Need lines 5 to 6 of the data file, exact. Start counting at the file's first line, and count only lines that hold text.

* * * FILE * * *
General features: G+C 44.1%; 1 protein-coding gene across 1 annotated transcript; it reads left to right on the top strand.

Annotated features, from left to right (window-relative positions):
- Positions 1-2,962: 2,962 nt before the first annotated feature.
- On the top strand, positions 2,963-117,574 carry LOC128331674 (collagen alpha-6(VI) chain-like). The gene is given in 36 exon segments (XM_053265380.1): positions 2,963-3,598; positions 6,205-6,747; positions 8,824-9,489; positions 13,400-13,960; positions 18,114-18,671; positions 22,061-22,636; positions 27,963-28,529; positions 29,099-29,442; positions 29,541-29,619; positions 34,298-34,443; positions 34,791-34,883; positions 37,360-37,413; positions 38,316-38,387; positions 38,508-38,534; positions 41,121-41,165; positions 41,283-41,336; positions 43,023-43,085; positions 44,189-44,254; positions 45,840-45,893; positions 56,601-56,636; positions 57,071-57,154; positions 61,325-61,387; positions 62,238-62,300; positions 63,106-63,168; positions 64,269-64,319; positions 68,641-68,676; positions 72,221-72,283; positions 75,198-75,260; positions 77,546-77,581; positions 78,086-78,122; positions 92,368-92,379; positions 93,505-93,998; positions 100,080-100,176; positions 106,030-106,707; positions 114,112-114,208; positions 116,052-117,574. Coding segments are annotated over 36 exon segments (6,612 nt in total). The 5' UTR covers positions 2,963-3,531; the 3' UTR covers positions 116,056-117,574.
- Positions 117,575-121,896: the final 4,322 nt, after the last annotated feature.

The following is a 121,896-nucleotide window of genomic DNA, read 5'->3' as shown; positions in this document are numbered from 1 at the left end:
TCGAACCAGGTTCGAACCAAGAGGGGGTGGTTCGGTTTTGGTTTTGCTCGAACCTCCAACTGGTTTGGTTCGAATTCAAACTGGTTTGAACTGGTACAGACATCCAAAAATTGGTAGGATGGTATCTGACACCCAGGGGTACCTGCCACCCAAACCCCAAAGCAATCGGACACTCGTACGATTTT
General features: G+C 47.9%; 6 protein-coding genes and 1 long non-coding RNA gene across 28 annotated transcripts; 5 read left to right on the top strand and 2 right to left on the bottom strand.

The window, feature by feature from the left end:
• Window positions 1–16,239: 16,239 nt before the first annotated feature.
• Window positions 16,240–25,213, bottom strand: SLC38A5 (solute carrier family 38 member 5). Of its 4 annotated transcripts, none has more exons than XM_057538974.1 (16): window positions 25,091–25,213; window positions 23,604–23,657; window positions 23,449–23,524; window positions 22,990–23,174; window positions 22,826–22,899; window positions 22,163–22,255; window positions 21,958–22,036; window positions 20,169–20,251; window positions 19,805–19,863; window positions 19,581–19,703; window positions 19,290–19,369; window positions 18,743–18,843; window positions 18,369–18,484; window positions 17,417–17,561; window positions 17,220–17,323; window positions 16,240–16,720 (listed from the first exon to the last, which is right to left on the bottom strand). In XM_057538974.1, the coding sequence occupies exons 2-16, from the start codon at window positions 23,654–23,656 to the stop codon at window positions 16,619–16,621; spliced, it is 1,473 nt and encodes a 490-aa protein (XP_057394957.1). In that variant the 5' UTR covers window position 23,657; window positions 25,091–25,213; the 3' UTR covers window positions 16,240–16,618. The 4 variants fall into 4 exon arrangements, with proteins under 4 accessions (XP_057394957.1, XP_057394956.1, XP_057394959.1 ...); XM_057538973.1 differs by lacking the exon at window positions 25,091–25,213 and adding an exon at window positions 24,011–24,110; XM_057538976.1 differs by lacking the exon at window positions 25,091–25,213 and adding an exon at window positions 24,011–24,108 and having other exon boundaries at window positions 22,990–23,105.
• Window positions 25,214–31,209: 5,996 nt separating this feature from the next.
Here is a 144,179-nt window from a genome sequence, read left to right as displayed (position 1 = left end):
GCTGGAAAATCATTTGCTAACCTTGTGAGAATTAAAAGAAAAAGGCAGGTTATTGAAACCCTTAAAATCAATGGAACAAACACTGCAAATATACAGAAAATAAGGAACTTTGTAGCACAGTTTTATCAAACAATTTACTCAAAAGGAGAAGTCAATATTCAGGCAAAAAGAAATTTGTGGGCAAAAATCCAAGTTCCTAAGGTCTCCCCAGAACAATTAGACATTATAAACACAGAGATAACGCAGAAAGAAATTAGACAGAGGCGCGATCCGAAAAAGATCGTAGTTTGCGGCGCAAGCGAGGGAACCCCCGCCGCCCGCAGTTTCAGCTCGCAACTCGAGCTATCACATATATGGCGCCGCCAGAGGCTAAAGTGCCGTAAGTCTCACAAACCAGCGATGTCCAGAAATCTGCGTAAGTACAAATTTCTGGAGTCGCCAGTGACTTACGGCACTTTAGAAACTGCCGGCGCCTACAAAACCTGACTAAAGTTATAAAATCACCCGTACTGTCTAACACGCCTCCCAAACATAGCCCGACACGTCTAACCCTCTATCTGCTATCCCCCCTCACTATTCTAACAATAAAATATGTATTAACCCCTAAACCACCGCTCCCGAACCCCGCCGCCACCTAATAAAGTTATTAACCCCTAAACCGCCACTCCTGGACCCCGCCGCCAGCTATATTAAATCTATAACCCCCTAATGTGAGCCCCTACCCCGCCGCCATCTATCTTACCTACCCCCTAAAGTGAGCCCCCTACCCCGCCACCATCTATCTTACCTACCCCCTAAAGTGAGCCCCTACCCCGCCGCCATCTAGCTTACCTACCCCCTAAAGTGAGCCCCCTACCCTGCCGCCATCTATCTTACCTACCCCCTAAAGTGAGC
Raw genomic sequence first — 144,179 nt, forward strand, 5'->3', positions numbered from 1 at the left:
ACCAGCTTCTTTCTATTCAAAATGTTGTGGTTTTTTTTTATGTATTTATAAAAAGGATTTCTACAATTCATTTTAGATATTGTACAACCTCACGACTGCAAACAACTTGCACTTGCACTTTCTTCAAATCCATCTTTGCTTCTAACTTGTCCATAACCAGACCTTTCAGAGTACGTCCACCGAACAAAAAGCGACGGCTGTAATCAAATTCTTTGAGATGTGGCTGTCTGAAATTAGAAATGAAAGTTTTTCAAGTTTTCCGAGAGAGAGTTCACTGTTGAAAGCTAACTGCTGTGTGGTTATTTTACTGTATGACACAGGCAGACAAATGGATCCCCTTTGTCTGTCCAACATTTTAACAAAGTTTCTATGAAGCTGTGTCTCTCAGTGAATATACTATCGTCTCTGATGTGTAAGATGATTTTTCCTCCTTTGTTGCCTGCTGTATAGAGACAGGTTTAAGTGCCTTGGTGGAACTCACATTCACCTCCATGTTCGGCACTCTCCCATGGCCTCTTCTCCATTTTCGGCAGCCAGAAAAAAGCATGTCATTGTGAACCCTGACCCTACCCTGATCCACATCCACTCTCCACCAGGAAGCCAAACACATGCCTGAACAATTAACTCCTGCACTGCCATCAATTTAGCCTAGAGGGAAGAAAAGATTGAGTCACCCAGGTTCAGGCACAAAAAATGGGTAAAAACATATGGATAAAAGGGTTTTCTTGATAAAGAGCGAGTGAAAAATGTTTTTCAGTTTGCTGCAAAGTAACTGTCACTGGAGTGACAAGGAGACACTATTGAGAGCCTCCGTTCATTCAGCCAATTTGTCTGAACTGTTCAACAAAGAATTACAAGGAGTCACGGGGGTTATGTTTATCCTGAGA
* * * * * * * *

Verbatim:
- Positions 117,575-121,896: the final 4,322 nt, after the last annotated feature.

The following is a 121,896-nucleotide window of genomic DNA, read 5'->3' as shown; positions in this document are numbered from 1 at the left end: